Holiday sales allow churches and organizations to raise money

Sunday, December 6, 2009 | 12:01 a.m. CST; updated 4:15 p.m. CST, Monday, December 7, 2009
Shirley Farrah, left, views decorative church mice displayed by Kathy Digges at the St. Nicholas Bazaar on Saturday morning. The church mice's popularity had shoppers waiting in line to enter the foyer where the mice were sold. "Limit two until everyone gets through the line," Digges told customers as they browsed.

CORRECTION: An earlier version of this story incorrectly spelled the coordinator's name.

COLUMBIA — Charitable bazaars are garnering holiday customers — and money — in Columbia.

Several churches and organizations hosted sales this weekend to raise money. The sales allowed residents to buy gifts at low prices and give to charity.


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The Unitarian Universalist Church of Columbia's Arts & Gifts "Wow" sale

The church sold fair trade hot chocolate, coffee, tea and chocolate, which member Marianne Erickson said made the sale unique.

It included pottery, blankets, knives and books. Vendors sold crafts at booths and gave 40 percent of their proceeds to the church, which will use the money for general operating expenses.

Church member *Allie Gassmann* said the sale wasn’t very busy, but she predicted business would pick up Sunday with church services and a potluck lunch.

Blankets and clothing items made by the Juan Pablo Segundo Cooperative were also for sale. Jassmann said the proceeds go to people in a fair trade sewing cooperative in Honduras, who made the items. The church took a service trip to Honduras last year and members plan to return, said Jassmann, who is co-organizer of the trip.

Wilkes Boulevard United Methodist Church's 33rd annual Holiday Bazaar and Cafe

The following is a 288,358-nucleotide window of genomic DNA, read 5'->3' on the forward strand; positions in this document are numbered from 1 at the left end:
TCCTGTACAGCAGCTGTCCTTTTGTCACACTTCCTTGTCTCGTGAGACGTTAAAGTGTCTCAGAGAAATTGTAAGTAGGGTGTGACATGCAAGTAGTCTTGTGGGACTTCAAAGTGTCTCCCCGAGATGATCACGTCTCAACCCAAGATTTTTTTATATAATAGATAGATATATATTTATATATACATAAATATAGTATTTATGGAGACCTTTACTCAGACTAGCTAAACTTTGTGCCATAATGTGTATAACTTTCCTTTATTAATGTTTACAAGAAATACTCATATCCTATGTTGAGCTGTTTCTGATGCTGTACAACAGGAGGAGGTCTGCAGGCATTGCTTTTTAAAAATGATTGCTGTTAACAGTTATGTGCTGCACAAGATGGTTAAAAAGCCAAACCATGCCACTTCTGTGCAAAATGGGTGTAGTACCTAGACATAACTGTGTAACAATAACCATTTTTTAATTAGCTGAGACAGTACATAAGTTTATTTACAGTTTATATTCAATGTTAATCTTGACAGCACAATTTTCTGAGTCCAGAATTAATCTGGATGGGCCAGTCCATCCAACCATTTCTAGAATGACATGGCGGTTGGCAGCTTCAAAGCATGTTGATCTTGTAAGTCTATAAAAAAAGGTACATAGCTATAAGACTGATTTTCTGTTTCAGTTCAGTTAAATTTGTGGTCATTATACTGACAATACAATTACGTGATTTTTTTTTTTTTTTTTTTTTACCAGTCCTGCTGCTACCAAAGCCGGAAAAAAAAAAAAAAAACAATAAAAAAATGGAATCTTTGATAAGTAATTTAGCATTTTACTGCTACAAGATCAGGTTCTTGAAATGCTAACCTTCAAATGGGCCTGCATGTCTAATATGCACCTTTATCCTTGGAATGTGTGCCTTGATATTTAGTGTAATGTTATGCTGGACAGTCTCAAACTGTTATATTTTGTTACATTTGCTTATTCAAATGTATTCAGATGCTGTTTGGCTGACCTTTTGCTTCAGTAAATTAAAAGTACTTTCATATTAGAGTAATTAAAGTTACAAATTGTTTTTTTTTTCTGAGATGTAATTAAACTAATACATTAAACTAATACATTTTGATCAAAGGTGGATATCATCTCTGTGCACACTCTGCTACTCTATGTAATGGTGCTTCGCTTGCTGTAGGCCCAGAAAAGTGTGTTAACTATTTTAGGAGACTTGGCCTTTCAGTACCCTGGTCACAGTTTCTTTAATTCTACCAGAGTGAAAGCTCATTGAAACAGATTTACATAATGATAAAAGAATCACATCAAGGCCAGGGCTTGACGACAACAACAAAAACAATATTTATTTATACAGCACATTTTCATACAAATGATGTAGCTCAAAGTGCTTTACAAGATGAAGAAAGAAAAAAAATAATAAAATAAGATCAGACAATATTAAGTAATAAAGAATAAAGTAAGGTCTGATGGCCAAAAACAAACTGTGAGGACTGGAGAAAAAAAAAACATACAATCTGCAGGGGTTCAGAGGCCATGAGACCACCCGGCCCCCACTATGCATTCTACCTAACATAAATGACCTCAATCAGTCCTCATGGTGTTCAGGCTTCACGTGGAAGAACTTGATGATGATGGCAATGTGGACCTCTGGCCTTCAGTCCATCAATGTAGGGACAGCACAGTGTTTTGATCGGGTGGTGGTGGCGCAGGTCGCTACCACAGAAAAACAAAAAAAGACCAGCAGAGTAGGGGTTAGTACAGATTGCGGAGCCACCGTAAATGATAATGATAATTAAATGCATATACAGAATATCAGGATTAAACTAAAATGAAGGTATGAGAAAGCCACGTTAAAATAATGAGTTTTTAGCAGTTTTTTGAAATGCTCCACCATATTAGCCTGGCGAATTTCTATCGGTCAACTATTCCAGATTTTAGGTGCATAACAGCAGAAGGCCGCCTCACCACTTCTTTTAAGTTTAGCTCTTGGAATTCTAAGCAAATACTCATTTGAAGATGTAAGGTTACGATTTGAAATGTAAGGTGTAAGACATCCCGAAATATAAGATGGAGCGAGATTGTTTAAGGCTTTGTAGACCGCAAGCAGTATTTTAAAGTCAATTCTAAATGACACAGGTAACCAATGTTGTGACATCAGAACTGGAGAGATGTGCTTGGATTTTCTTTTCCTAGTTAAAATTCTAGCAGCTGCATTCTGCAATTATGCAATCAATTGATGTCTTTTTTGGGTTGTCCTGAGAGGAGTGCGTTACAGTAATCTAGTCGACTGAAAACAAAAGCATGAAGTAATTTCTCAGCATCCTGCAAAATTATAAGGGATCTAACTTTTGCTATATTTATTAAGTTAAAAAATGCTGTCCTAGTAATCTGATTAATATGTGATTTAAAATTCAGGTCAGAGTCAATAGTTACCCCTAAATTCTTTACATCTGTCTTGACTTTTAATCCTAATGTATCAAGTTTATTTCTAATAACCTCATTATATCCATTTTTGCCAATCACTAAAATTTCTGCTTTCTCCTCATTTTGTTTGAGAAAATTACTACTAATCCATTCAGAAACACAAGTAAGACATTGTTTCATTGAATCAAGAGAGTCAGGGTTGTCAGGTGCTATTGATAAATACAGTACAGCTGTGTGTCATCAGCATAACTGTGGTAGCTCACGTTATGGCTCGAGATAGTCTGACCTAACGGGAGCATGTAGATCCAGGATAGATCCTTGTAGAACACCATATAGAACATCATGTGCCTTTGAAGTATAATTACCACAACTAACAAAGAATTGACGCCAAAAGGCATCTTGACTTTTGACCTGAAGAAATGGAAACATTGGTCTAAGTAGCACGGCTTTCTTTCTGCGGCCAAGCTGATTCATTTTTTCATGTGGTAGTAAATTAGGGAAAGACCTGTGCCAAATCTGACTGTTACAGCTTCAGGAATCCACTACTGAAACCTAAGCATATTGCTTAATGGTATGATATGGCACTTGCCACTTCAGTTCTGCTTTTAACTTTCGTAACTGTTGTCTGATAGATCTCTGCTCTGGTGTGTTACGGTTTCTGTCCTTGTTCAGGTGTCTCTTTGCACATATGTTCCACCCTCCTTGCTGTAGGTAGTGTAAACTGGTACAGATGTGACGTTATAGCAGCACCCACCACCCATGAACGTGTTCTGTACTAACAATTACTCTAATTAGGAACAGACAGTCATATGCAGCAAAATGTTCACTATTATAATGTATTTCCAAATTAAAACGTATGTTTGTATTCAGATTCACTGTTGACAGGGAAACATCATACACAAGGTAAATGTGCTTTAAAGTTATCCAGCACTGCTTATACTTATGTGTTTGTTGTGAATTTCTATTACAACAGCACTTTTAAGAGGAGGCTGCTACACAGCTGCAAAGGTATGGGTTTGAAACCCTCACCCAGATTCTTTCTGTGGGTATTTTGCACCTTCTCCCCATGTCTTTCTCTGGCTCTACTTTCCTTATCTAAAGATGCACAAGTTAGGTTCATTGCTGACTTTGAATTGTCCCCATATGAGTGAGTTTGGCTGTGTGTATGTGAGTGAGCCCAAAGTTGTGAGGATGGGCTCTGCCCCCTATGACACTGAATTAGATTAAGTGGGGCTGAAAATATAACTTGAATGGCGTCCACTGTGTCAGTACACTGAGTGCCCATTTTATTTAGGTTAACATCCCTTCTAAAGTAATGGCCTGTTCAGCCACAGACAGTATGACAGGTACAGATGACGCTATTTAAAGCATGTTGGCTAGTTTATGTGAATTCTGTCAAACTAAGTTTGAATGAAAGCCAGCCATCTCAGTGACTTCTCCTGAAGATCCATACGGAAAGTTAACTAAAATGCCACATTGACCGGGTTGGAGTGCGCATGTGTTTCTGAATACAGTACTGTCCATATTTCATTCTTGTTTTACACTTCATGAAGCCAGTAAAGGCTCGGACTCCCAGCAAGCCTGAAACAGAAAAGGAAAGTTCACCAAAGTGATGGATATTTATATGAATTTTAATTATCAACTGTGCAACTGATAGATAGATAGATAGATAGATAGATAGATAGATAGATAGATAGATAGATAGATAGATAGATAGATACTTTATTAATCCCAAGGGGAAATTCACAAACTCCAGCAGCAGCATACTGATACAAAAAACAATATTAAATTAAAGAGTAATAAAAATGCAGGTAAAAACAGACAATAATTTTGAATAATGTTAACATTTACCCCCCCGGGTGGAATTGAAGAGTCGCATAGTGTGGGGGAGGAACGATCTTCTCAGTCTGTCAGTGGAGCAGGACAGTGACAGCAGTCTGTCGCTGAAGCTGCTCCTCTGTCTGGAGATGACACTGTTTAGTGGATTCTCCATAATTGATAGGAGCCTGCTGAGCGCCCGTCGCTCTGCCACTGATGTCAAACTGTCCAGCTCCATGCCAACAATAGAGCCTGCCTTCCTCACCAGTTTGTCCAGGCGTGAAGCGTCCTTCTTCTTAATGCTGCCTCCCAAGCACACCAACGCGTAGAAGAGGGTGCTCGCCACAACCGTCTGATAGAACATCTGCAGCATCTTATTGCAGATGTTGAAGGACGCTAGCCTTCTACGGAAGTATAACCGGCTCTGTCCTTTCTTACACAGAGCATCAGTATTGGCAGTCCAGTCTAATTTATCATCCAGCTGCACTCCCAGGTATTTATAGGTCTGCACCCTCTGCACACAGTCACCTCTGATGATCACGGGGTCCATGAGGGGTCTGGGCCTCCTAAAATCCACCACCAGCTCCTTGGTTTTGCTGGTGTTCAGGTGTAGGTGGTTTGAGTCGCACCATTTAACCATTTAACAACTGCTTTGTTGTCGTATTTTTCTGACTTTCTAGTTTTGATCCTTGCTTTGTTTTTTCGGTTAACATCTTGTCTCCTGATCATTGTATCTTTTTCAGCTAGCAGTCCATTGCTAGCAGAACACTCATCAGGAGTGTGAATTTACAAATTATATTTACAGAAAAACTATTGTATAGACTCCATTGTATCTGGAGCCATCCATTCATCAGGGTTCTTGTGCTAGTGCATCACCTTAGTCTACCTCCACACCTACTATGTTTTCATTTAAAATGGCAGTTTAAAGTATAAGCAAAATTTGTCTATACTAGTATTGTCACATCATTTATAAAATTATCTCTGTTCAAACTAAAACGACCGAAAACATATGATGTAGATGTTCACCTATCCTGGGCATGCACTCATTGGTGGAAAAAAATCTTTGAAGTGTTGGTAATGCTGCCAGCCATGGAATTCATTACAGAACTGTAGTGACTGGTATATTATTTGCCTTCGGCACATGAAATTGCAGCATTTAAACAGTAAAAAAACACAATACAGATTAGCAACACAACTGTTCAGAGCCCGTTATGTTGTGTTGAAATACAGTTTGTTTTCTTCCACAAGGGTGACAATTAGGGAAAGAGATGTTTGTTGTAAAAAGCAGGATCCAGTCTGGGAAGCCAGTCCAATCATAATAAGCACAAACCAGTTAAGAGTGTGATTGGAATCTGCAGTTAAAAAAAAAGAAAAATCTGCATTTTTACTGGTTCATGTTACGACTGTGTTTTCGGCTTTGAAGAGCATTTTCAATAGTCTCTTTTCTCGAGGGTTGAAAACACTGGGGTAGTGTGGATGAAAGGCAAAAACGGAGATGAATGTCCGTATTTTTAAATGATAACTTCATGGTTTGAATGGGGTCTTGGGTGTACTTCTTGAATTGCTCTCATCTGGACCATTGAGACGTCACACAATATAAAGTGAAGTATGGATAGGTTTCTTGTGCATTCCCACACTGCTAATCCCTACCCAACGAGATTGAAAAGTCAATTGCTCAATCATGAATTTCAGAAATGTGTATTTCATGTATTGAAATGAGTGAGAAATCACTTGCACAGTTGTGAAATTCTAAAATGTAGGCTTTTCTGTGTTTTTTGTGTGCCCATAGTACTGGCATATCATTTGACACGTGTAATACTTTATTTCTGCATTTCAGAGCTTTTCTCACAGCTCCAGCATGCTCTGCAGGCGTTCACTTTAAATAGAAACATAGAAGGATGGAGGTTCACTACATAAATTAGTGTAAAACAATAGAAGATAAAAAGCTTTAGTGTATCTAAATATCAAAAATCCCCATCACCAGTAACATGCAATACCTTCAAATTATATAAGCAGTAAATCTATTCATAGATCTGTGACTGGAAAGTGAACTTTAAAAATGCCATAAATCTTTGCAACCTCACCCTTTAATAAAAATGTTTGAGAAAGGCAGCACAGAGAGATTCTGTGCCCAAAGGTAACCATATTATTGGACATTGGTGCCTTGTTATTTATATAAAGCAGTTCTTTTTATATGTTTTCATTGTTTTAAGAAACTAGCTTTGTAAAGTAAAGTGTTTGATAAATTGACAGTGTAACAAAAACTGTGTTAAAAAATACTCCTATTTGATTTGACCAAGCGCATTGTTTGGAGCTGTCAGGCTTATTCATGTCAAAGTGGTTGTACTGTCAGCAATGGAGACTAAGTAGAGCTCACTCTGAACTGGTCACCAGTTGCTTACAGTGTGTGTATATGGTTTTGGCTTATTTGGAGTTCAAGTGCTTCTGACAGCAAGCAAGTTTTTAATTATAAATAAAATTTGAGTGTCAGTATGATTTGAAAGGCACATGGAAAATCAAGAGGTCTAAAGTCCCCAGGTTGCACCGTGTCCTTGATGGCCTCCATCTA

People lined up at 7:15 a.m. to get into the 8 a.m. sale, which featured crafts, ornaments, jewelry and baked goods. Meals could also be purchased at the cafe. All items were donated and handmade or used.

Money raised will support the church in various ways, including paying utility bills and the pastor’s salary, lay leader Susan March said. She said she hopes this year will be the most successful sale yet.

Pat Quint shopped for Christmas ornaments and jars. “It’s a good place to spend money for a good cause,” she said. She added that she’s trying to spend less money this holiday season, and the bazaar offered her bargains. 

Calvary Episcopal Church's 66th annual St. Nicholas Advent Bazaar

This bazaar has become well-known for its sale of handmade mice, which sold for a minimum price of $25.

People waited in line to buy the mice, which nearly sold out in the first hour. Crafts, baked goods, books, candles and other gift items were also for sale.

All the money raised will be donated to city outreach programs. Church members made or donated the items.

Church members Chris Marshall and Margrace Buckler volunteered to sell crafts they made.Their children and a Sunday school class helped make the crafts.

Discounts were offered for young shoppers.

“We want to give the message that it’s better to give than receive,” Marshall said.

Sacred Heart Catholic Church's holiday bazaar

Baked goods, arts and crafts, books and jewelry were for sale Friday and Saturday. A silent auction and a drawing for cash prizes and a quilt were also held. Items sold were donated or made by church members.

Doris Crites, a co-chairwoman of the event said the bazaar was busy, especially on Friday. The tables overflowed Friday, but goods were sparse 24 hours later.

The money raised will go toward reconstructing the rectory into meeting rooms and classrooms, Crites said. She said the church held several fundraisers this year, but the bazaar is its biggest and raises the most money.

Carolyn Randazzo said she attended the bazaar with her daughter because it has unique items at good prices. “It’s good support for the parish and community,” Randazzo said.

The Delta Phi chapter of Epsilon Sigma Alpha's 18th annual Christmas Crafts Bazaar

A member of the service organization, Karen Franke said members hold many fundraisers for groups like the Central Missouri Food Bank and St. Jude Children's Research Hospital.

Vendors who sold items kept their profits but paid fees to have a booth. Members of the chapter also had a few booths with baked goods and crafts.

Wanda Lynn was a vendor at the event selling a variety of goods she made, including ornaments, purses and blankets.

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